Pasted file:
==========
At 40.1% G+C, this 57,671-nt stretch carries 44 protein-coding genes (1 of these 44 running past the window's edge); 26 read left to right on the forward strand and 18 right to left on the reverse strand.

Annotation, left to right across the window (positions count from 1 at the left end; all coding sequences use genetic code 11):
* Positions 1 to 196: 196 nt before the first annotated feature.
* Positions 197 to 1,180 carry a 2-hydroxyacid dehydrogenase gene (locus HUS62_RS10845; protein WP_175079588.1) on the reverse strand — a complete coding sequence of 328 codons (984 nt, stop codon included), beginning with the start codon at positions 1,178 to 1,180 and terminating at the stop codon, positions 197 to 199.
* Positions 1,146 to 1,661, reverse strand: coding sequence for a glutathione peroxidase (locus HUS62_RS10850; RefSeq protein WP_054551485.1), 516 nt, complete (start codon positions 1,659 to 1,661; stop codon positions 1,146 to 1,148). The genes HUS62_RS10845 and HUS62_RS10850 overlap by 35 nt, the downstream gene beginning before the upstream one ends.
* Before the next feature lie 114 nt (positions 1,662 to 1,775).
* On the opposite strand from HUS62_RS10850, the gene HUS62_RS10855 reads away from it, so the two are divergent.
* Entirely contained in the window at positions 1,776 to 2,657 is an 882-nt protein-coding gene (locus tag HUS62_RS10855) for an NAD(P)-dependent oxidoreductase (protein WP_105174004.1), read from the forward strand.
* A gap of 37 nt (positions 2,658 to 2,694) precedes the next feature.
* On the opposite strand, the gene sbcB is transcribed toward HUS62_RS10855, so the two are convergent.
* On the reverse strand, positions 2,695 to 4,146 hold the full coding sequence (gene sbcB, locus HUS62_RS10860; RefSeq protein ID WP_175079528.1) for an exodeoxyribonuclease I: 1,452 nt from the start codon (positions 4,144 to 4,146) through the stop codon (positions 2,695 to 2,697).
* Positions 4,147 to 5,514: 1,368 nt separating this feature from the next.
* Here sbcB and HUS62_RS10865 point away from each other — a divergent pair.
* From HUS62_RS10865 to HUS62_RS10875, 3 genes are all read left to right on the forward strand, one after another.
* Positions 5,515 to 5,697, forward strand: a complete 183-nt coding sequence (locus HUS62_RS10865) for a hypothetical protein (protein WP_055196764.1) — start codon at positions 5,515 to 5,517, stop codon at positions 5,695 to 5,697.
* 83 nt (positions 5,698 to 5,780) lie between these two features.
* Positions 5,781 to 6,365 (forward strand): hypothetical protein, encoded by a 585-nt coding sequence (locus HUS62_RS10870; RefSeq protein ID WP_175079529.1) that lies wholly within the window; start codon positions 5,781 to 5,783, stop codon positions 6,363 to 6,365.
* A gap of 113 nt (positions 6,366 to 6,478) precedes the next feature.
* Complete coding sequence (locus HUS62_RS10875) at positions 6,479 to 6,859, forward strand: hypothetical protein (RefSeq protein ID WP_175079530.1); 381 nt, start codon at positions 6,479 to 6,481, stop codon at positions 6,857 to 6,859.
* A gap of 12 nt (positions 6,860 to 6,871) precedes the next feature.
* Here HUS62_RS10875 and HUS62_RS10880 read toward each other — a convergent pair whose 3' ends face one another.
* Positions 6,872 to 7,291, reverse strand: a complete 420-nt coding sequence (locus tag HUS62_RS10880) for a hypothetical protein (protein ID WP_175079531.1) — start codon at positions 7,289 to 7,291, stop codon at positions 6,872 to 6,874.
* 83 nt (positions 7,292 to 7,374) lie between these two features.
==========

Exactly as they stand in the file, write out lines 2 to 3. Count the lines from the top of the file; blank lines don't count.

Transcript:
Annotation, left to right across the window (positions count from 1 at the left end; all coding sequences use genetic code 11):
* Positions 1 to 196: 196 nt before the first annotated feature.